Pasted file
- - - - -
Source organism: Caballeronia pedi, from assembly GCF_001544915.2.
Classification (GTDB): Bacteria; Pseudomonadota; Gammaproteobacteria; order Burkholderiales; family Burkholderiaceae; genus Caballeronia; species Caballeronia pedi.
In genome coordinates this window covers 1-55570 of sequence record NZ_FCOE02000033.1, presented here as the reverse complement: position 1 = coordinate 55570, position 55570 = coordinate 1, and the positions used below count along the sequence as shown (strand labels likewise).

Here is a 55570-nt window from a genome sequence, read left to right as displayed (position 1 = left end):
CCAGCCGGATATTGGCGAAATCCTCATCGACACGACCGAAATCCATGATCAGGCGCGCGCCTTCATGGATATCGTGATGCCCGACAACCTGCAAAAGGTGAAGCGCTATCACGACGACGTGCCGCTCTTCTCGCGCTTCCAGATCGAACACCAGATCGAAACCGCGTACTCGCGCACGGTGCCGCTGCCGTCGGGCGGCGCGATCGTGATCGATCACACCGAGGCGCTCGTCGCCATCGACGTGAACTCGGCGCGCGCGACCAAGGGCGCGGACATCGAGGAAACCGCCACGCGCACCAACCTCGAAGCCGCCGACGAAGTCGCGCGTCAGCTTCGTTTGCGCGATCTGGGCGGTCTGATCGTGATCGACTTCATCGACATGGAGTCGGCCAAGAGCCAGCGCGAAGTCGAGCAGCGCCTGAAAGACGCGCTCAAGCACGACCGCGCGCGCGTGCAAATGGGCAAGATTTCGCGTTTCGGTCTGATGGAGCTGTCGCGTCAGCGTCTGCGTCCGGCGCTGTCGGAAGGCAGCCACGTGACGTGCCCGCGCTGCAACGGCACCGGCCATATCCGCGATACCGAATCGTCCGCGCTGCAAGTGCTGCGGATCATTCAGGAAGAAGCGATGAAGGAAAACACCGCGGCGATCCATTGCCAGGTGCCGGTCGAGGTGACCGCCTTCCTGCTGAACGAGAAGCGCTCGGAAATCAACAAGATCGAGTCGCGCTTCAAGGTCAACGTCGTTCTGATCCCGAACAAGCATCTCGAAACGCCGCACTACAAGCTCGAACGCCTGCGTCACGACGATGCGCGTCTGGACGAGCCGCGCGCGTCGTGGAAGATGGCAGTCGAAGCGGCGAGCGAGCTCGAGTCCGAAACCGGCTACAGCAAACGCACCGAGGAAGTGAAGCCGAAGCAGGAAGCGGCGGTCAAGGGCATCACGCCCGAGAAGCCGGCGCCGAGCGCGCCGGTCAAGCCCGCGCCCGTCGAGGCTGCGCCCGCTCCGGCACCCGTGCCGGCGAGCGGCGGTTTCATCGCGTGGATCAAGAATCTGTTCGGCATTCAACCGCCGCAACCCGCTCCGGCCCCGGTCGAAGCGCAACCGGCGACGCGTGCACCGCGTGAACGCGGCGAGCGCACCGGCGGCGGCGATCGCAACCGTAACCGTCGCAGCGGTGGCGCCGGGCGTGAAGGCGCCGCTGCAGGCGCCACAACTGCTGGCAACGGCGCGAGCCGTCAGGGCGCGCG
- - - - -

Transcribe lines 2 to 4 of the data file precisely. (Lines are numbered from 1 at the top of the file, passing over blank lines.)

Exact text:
Classification (GTDB): Bacteria; Pseudomonadota; Gammaproteobacteria; order Burkholderiales; family Burkholderiaceae; genus Caballeronia; species Caballeronia pedi.
In genome coordinates this window covers 1-55570 of sequence record NZ_FCOE02000033.1, presented here as the reverse complement: position 1 = coordinate 55570, position 55570 = coordinate 1, and the positions used below count along the sequence as shown (strand labels likewise).

Here is a 55570-nt window from a genome sequence, read left to right as displayed (position 1 = left end):